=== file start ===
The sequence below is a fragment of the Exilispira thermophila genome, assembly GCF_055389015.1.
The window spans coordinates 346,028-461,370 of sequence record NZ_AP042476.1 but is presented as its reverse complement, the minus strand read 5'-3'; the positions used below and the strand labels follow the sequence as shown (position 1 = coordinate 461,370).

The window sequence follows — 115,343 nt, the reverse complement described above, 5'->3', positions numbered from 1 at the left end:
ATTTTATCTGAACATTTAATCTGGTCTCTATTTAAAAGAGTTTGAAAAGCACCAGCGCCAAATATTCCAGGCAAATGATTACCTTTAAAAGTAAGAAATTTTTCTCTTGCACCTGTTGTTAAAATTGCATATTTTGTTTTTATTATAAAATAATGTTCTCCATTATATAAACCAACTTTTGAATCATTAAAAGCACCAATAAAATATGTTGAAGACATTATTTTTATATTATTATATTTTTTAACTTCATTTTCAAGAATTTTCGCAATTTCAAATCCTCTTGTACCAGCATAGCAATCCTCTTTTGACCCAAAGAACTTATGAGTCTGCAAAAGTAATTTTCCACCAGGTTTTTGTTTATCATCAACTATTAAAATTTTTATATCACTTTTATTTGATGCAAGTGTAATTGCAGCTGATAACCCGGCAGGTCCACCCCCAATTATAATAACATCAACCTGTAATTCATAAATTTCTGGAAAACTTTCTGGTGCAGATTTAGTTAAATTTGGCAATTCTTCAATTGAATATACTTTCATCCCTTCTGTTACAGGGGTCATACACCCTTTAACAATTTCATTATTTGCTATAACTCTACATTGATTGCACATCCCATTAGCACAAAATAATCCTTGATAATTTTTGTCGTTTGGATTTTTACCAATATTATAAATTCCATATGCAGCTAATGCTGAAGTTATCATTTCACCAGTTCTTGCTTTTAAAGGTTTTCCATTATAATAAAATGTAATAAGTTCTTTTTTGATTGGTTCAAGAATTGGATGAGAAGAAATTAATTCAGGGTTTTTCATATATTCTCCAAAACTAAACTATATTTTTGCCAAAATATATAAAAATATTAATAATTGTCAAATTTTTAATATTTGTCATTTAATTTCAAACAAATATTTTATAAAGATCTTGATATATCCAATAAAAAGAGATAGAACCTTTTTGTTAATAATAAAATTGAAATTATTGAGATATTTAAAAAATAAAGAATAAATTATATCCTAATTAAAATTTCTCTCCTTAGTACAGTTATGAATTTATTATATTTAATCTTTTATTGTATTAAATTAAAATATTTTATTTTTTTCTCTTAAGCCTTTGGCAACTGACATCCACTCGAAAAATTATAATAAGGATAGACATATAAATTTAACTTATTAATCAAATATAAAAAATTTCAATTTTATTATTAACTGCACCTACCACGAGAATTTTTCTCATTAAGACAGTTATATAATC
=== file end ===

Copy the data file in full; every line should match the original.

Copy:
The sequence below is a fragment of the Exilispira thermophila genome, assembly GCF_055389015.1.
The window spans coordinates 346,028-461,370 of sequence record NZ_AP042476.1 but is presented as its reverse complement, the minus strand read 5'-3'; the positions used below and the strand labels follow the sequence as shown (position 1 = coordinate 461,370).

The window sequence follows — 115,343 nt, the reverse complement described above, 5'->3', positions numbered from 1 at the left end:
ATTTTATCTGAACATTTAATCTGGTCTCTATTTAAAAGAGTTTGAAAAGCACCAGCGCCAAATATTCCAGGCAAATGATTACCTTTAAAAGTAAGAAATTTTTCTCTTGCACCTGTTGTTAAAATTGCATATTTTGTTTTTATTATAAAATAATGTTCTCCATTATATAAACCAACTTTTGAATCATTAAAAGCACCAATAAAATATGTTGAAGACATTATTTTTATATTATTATATTTTTTAACTTCATTTTCAAGAATTTTCGCAATTTCAAATCCTCTTGTACCAGCATAGCAATCCTCTTTTGACCCAAAGAACTTATGAGTCTGCAAAAGTAATTTTCCACCAGGTTTTTGTTTATCATCAACTATTAAAATTTTTATATCACTTTTATTTGATGCAAGTGTAATTGCAGCTGATAACCCGGCAGGTCCACCCCCAATTATAATAACATCAACCTGTAATTCATAAATTTCTGGAAAACTTTCTGGTGCAGATTTAGTTAAATTTGGCAATTCTTCAATTGAATATACTTTCATCCCTTCTGTTACAGGGGTCATACACCCTTTAACAATTTCATTATTTGCTATAACTCTACATTGATTGCACATCCCATTAGCACAAAATAATCCTTGATAATTTTTGTCGTTTGGATTTTTACCAATATTATAAATTCCATATGCAGCTAATGCTGAAGTTATCATTTCACCAGTTCTTGCTTTTAAAGGTTTTCCATTATAATAAAATGTAATAAGTTCTTTTTTGATTGGTTCAAGAATTGGATGAGAAGAAATTAATTCAGGGTTTTTCATATATTCTCCAAAACTAAACTATATTTTTGCCAAAATATATAAAAATATTAATAATTGTCAAATTTTTAATATTTGTCATTTAATTTCAAACAAATATTTTATAAAGATCTTGATATATCCAATAAAAAGAGATAGAACCTTTTTGTTAATAATAAAATTGAAATTATTGAGATATTTAAAAAATAAAGAATAAATTATATCCTAATTAAAATTTCTCTCCTTAGTACAGTTATGAATTTATTATATTTAATCTTTTATTGTATTAAATTAAAATATTTTATTTTTTTCTCTTAAGCCTTTGGCAACTGACATCCACTCGAAAAATTATAATAAGGATAGACATATAAATTTAACTTATTAATCAAATATAAAAAATTTCAATTTTATTATTAACTGCACCTACCACGAGAATTTTTCTCATTAAGACAGTTATATAATC